Using In-Design to create newspaper and magazine pages
1. Open In-Design using the ID logo on your dock or find it on
applications in your hard drive.
2. Use the file menu to create
a new document.
3. Choose A4 for your paper size.
4. Click on layout – margins and columns.
5. In the columns box – type in 5.
6. You will now get five column guides on your
7. Find the toolbar on Window at the top and scroll
down to Tools and ensure this is ticked so your toolbar
8. The tools are similar to those in Word, so if you
click on the hand tool you will be able to move
9. This is the text box tool.
Click on this an then draw
a text box on your page.
You can now write words in the
11. You can make placing your pictures and text boxes
easier by using the guides across to anchor your boxes.
Type in 33 on rows, number
and this is what your page will
12. To make your boxes fit to the nearest
Snap to Guides in the view menu.
13. To import a picture go to Place in
the File menu.
14. To create a border/frame on your picture, use the
Window drop-down menu and select stroke. Here
this will allow you to pick the width of your frame for
a picture – it is usual for pictures to have a 1pt
15. The window menu has lots of tools to help your pages
look their best.
The swatches menu allows you to fill boxes with
guide line, choose
The text wrap palette allows you to create a runaround on a picture – which
means you can
the text will run
around your picture.
The type menu
gives you a much bigger choice of
place a picture on the page and
Photoshop and because of the
use of text
boxes the look
your page will be much
cleaner on In-design.
16. Remember that every box you draw is like a stack
cards in a pile, you can arrange them to sit behind
another and layer up images and words – just use the Object drop-down menu and
AS Production Piece
Remember to research thoroughly the type of music magazine you are going to
create. The main way to show creativity is to not just copy from a successful magazine but
to actually use it to help you create something original which follows the format of a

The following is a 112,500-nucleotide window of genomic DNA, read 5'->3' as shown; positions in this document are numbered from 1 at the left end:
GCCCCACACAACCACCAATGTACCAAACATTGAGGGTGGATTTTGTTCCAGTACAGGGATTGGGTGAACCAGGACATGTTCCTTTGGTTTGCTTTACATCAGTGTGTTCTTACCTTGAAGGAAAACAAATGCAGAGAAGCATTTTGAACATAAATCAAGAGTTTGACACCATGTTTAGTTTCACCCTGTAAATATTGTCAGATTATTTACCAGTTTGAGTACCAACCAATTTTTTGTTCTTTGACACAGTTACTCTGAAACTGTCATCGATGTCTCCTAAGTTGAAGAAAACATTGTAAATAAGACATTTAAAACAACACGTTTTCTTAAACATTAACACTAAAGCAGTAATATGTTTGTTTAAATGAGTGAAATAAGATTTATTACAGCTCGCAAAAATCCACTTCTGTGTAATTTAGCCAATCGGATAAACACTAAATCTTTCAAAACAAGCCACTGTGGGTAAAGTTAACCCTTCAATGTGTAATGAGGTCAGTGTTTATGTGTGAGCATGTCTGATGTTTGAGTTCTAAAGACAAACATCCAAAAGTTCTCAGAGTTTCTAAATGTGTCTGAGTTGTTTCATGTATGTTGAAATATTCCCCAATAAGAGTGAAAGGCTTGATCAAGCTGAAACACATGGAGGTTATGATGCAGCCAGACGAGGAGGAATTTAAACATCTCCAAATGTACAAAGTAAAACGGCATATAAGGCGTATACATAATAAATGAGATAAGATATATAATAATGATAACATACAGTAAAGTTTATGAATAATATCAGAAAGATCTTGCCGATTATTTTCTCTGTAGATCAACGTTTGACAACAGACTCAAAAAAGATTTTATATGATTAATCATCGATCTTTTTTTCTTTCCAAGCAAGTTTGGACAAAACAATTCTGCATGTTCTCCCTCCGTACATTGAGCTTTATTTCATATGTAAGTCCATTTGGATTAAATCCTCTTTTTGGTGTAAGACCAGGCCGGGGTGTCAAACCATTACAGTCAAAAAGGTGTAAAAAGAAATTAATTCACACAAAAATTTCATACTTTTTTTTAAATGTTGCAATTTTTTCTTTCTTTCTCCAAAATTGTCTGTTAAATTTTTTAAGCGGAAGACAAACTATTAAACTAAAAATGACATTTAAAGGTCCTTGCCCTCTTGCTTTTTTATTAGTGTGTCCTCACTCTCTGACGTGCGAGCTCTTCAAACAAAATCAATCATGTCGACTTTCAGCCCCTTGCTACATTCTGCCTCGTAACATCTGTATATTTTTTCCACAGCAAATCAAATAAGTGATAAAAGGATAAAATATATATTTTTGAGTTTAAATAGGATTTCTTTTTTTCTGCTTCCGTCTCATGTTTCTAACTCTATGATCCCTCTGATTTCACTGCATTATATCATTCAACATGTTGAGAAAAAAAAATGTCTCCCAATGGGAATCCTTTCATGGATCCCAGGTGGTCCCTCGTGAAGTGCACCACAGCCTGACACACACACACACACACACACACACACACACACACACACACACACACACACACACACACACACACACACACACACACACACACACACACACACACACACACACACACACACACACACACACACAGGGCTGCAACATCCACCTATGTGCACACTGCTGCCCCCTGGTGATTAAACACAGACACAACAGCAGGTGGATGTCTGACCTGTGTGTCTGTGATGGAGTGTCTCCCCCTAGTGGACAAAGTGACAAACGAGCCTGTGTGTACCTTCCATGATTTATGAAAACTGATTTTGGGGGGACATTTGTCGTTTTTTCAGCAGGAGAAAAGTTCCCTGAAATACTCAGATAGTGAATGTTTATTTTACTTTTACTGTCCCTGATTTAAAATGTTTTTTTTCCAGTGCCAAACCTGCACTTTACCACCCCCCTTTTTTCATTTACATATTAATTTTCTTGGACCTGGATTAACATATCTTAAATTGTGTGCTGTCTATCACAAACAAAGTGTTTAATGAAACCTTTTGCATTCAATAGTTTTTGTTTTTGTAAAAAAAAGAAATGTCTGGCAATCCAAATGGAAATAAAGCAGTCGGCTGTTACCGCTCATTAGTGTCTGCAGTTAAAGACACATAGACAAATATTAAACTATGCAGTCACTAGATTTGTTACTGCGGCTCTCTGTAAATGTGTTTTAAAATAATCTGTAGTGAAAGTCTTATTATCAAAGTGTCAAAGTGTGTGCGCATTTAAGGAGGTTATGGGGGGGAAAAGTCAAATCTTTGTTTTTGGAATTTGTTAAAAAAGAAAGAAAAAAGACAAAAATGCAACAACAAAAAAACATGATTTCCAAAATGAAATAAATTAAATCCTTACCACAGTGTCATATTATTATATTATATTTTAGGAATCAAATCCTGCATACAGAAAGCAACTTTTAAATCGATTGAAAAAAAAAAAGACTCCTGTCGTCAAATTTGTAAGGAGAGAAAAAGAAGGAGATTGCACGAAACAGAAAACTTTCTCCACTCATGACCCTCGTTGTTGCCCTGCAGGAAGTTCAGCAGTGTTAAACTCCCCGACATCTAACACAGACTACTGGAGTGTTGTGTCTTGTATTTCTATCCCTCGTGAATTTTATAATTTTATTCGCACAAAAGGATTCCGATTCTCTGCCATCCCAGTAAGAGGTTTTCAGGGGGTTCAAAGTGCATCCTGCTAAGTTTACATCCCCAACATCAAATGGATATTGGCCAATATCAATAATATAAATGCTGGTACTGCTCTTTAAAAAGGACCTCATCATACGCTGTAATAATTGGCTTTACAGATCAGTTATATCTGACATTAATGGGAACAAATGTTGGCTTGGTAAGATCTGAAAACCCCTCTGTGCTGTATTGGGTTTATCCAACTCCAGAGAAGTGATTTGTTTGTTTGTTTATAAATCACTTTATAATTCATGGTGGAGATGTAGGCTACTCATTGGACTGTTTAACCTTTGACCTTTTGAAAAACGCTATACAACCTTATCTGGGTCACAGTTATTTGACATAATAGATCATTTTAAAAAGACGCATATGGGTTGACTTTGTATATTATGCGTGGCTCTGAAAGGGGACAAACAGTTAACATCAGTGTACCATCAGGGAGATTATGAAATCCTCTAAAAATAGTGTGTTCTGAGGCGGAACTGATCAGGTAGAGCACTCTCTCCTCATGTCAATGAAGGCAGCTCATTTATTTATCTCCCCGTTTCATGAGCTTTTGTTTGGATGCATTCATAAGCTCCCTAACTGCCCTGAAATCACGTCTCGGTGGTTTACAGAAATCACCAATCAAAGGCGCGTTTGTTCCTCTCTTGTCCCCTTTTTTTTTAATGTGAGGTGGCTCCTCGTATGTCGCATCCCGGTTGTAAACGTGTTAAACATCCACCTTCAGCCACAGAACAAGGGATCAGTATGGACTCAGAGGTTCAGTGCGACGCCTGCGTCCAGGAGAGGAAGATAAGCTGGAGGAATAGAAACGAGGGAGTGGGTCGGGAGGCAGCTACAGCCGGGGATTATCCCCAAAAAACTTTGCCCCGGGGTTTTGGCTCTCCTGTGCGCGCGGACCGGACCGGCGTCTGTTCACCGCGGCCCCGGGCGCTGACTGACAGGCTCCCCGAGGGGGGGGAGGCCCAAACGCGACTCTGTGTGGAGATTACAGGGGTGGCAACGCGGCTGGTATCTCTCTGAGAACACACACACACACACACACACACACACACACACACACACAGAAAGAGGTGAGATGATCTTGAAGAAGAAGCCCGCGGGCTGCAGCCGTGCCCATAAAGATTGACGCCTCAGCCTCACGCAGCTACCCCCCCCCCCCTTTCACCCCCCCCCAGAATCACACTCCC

All magazines have a brand identity. This is really important to create a sense of
cohesion throughout the magazine.
• Fonts – you should choose a main headline font, a body font and secondary
• Your front page will have many fonts on it – they are there to distinguish
between articles and to grab the readers’ attention.
• Remember – often less is more when it comes to choice of fonts – a page
that’s too busy will often detract from the articles.
• Be consistent in your choices of colour – have a batch which clearly define
the different pieces of your magazine.
• Text and colour – remember if you are placing text on a background, whether
it’s a picture or a block of colour – can you read it? WOBs (white on black)
are very popular to make a secondary story or an information panel stand out
– say a paragraph on a star’s hits – but make sure your body text is clear.
• Watch out for colours – never put red on green, or yellow on blue – it looks
sickly and is terrible to read! Stand back from your page – can you read it
from a distance?
• Headlines can be as big as you like in a magazine – but more that 150pt and
it will take over the page.
• Body text in articles should be no more than 9pt – any bigger and it will look
• Use standalone paragraphs
headlines – great to
your interview and these can
bigger than the body text.
• Don’t be afraid to leave
space and space around
• Body text in columns should
be a serif
font such as Times New Roman, fonts with curly bits on are easier to read in
columns in 8pt. If you have smaller pieces of text, sans serif fonts are okay to
use. You can break up text with crossheads to break up the column, or use a
“I was very happy
with the first video